How to Support a Friend with BDD

BDD can be difficult for family, friends and partners. It can be upsetting, confusing or infuriating that the person you care about persists in seeing themselves as ugly no matter what you tell them. We hope the information on this page will help guide you.

Please Note we have another page dedicated to the Parents of Young People with BDD

Some BDD behaviours can seem odd to an observer, but they are just a part of BDD. BDD is a disorder, not ‘madness’ and is not ‘bad’ behaviour done to annoy you. BDD is not something that can be easily stopped. It will take time, commitment, and guidance to improve their quality of life. Each person’s recovery journey will be unique to them and will need to be at their own pace. Patience during the tough times is valuable. Try to stay optimistic about their recovery and assure them you are there to support them each step of the way.

I’m worried about my friend, what can I do?

If you think your friend might have BDD, and you are worried about them, there are a few options for you to consider. Try and remember that your friend is likely to be seeing themselves very differently to how others see them, so accepting they may have BDD might not happen straight away. Also remember that it is not solely your responsibility to help them get better, and you alone will struggle to help them without professional help. However, a supportive friend can help by:

  • Supporting the person to identify the problem. This might involve gently letting them know that you’ve noticed a change in their behaviour, or that they are very distressed by their appearance. Let them know you are raising it with them because you care and want them to get better. Try and have a supportive conversation to see how they are feeling and how this is impacting them.
  • Encourage and support them to seek professional help. BDD is unlikely to go away on it’s own, and so accessing professional treatment is really important to help someone get better. See what they might feel comfortable with and how you can support them. This might start with speaking to a teacher, their GP, a parent or a school/ college counsellor. Speaking to a trusted professional about their struggles is a good place to start in accessing appropriate support and treatment.
  • With their consent, explore whether there’s anyone you could tell on their behalf. E.G. A parent or teacher. It can be really difficult for people with BDD to open up to others about it. If they want you to, you could help them seek support by starting the conversation for them, or just letting someone know you are worried about them. You could also help them think about how they might tell someone if they’d prefer to do this alone.
  • Try and educate yourself to understand the condition better. If you are reading this page then that’s a great place to start. We have lots of resources on our website and books by clinicians which can help you learn more. Reading about other people stories of BDD is also useful and it shows your friend that you really care and want to understand what they are going through.
  • Show them some of the stories and journeys of recovery on this website. People who haven’t yet had treatment for their BDD often feel very nervous about what this involves, and the road ahead can feel scary and uncertain. Knowing that recovery is possible can offer them hope and courage to take that next step into treatment.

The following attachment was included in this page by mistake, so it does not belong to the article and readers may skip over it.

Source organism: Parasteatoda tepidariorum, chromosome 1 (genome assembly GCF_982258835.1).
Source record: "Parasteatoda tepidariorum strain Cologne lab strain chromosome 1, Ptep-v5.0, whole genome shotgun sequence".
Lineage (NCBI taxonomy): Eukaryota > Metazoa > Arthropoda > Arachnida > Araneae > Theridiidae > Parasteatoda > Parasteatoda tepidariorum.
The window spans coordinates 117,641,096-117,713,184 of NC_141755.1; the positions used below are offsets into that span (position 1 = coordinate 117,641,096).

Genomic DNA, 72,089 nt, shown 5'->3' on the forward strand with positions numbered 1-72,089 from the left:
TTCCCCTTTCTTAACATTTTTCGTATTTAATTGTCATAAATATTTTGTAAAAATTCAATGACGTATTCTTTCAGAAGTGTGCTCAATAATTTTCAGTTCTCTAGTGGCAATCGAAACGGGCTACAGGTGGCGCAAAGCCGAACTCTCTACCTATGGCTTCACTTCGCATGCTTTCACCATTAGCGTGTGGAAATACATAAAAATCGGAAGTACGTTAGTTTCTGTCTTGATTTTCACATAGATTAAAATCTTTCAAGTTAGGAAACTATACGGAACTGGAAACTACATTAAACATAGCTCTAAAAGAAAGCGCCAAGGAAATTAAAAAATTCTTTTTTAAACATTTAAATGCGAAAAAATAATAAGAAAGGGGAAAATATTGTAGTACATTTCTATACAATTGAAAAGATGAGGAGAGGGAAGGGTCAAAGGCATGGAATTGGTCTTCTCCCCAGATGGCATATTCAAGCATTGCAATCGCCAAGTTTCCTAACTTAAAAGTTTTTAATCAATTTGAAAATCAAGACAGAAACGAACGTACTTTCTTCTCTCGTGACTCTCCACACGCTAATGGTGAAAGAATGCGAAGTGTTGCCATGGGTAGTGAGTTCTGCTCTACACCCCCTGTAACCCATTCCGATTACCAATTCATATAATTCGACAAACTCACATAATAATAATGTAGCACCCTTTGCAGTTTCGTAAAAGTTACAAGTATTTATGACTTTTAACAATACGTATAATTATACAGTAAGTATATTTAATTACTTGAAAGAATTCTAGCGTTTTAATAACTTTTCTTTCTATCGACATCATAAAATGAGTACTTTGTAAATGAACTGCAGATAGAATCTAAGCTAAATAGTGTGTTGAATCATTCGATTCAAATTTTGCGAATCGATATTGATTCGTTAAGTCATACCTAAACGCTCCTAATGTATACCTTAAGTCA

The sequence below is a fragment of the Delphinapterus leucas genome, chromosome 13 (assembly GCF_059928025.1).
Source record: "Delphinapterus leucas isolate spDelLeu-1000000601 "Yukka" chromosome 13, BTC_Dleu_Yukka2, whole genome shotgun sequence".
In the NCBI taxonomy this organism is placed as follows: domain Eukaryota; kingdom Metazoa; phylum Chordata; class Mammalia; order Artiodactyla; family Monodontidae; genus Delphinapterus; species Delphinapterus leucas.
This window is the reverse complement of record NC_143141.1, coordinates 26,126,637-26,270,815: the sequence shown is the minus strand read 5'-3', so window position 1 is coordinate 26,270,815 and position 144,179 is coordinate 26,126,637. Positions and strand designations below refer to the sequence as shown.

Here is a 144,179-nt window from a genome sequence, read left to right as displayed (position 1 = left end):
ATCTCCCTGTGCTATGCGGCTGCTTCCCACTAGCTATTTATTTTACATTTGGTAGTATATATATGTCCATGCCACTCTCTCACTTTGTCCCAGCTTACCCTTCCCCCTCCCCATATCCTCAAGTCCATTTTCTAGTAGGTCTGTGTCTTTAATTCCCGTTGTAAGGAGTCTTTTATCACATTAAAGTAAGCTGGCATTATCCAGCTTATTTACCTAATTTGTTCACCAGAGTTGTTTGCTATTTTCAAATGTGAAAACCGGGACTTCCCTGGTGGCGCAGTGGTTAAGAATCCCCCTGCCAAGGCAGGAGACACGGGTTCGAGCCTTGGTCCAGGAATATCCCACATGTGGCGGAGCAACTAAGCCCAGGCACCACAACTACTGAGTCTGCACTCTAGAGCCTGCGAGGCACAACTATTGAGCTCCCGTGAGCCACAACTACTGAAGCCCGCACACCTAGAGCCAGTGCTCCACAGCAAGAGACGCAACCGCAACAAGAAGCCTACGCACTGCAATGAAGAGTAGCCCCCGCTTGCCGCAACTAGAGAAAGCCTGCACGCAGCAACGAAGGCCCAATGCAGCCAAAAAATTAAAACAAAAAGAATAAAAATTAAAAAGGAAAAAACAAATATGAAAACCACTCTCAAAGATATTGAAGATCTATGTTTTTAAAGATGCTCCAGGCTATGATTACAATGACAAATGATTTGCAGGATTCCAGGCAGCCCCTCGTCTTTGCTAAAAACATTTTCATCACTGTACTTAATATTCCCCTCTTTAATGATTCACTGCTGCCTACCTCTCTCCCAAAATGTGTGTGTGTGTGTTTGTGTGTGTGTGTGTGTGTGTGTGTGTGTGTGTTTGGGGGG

• Avoid (where possible) reassuring your friend about their appearance. We know this can feel tricky, as it’s likely that the concern they have is unnoticeable to others, and it can feel confusing that it’s causing them so much distress. However, we know that offering someone reassurance about their appearance doesn’t stop their worrying and can sometimes make it worse. If they ask for reassurance about their image, try one of these responses:

‘I know you are feeling really worried about your appearance, but I have noticed that reassuring you about appearance isn’t helping you, and I want to help you.’

‘I know your appearance is really upsetting you, but let’s try and focus on where you can find support to help with these feelings.’

‘I really want you to get better, and I don’t think me commenting on your appearance is helping so I have decided not to comment today.’

‘ I want you to keep sharing with me so I can support you, but I am going to try not giving you reassurance about your appearance in case it’s making things worse.’

  • Make sure you are looking after yourself. Seeing someone you care about go through BDD is really tough, and it can sometimes feel exhausting trying to help them. Keep doing the things you enjoy, lean on your support networks to discuss how it’s impacting you, and speak to a trusted adult if it’s feeling like too much.
  • Remember that BDD recovery can take a long time, so try not to put any expectations on them or expect them to be better as soon as they start their treatment. Check in to see how it’s going but remember that it’s a difficult process and must go at their own pace.
  • Finally, be a cheerleader and encourage them to persist with treatment once they are accessing some. Let them know how proud you are of the steps they are taking and keep offering enthusiasm, empathy and encouragement throughout. People with BDD can recover and get better, so there is a light at the end of the tunnel. Once they are starting to feel a bit better, offer to organise to spend some time together doing something they enjoy.
The Body Dysmorphic Disorder Foundation. Charity no. 1153753.